But that’s not the point. The point is that we are different from them. We operate, and must operate on a higher, more demanding plane. We must carry the standard of liberty and security. That’s why the pattern of exploitation of our freedoms by the terrorists and their apologists is neither accidental nor merely tactical. It is an essential part of their strategic purpose: to challenge and provoke us into abandoning our commitment to liberty and security: to undermine our legitimacy and our morale.

I have never accepted the implicit assumption - buried away in too much of our debate about politics and international relations - that in times of uncertainty we face a choice between liberty and security. Security is the framework in which liberty flourishes. Liberty is a true product of security. But we do face a challenge in ensuring that the rules which govern both our security and our liberty are appropriate – and measure up to – the nature of today’s conflict.

21st Century Conflict - 20th Century Rules
Several years ago, when I had the honor of serving as British Secretary of State for Defense I delivered a speech entitled 21st Century Conflict, 20th Century Rules , drawing attention to the discord between the nature of inherited legal conventions and the nature of present day war, in particular asymmetric warfare.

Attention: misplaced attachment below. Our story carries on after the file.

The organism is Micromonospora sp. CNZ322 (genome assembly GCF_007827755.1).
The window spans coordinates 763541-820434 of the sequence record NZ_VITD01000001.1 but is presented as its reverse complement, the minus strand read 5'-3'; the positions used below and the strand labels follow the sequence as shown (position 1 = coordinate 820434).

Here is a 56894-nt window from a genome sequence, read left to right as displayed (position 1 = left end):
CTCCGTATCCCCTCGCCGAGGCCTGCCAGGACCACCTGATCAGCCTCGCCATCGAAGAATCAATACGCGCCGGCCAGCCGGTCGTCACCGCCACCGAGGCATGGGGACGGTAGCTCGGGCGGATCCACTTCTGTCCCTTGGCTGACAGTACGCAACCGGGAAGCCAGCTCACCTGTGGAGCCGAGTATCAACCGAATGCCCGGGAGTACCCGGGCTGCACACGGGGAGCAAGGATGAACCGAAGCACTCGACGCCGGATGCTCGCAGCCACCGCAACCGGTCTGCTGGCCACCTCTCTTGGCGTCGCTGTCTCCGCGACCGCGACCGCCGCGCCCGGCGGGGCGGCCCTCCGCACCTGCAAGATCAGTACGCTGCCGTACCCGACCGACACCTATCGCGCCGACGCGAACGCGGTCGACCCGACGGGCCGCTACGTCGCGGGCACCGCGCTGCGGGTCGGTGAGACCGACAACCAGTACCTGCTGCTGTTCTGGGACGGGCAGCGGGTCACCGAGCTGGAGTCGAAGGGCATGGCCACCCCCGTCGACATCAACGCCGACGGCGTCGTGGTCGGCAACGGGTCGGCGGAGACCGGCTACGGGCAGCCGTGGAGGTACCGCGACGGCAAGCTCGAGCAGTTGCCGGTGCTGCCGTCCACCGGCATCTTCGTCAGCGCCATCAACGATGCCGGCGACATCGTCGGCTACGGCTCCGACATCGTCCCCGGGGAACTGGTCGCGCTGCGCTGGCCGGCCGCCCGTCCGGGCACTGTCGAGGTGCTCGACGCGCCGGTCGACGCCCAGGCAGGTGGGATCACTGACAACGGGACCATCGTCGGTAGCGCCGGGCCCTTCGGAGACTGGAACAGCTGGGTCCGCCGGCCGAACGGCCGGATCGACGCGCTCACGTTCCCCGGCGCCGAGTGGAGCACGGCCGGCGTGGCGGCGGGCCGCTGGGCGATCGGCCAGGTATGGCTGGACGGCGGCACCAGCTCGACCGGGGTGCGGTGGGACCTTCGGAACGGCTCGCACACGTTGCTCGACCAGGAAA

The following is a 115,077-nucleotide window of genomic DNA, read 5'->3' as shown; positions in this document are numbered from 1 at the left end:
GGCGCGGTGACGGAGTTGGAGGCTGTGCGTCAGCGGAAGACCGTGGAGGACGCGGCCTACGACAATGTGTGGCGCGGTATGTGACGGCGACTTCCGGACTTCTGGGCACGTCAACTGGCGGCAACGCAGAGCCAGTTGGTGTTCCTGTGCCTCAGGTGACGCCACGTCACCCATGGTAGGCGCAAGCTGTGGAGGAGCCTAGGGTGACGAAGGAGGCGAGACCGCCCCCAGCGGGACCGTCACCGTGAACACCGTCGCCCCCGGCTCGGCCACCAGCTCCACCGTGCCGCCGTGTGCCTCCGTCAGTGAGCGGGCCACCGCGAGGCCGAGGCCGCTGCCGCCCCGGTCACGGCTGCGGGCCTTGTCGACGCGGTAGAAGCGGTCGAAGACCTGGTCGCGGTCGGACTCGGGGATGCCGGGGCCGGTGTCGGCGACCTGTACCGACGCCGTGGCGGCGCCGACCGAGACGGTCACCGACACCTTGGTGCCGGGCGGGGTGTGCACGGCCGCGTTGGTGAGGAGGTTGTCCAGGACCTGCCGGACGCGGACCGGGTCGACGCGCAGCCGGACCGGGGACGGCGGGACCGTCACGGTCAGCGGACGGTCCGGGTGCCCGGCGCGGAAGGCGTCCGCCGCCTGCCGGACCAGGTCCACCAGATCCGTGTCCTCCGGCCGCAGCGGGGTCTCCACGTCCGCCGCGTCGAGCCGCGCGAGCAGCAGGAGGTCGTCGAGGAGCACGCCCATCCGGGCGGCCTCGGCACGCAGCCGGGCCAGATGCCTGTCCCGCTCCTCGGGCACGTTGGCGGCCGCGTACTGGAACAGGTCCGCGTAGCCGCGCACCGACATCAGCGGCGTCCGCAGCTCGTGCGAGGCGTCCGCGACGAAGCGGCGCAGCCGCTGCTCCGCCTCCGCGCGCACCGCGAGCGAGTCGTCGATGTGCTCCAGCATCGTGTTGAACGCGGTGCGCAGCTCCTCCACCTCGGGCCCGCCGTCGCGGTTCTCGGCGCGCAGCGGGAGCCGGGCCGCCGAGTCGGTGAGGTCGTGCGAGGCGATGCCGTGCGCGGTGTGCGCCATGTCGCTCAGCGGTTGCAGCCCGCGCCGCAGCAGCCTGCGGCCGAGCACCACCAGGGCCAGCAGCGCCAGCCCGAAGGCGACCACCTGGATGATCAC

More recently my experience as the British Home Secretary, dealing in particular with counter-terrorism, has reinforced that view. The truth is that there is today a disjunction between, on the one hand, aspects of the inherited international legal conventions in relation to both war and peace, and, on the other, the nature of modern conflict.

The body of international law as it has developed distinguishes very clearly between the law of armed conflict (the laws of war), and the body of law which applies to civilian life, including criminal law. International human rights law, even when it covers both law and peace, as the ECHR does, also makes this cut and dried distinction. It’s worth asking whether this accords with today’s realities.

As regards war, our traditional approach is based upon the assumption of a defined conflict, between defined parties, usually sovereign states, over defined objectives or conflicts, over a defined period, after which there is a defined ending and some sort of defined de-engagement arrangements – exchange of prisoners of war for instance. This hardly accords with the predominant reality of much of today’s conflict.

But the same story applies to our laws of peace. One of the most morally impressive endeavors in modern Europe was the attempts to come to terms with – and ensure no repetition of – the terrible experience of European fascism and in particular the terrible consequences of the untrammeled power of the Nazi regime in Germany. The driving desire behind the European Convention on Human Rights was the wish to protect the individual from the imposition of the awful, arbitrary, destructive power of the fascist state.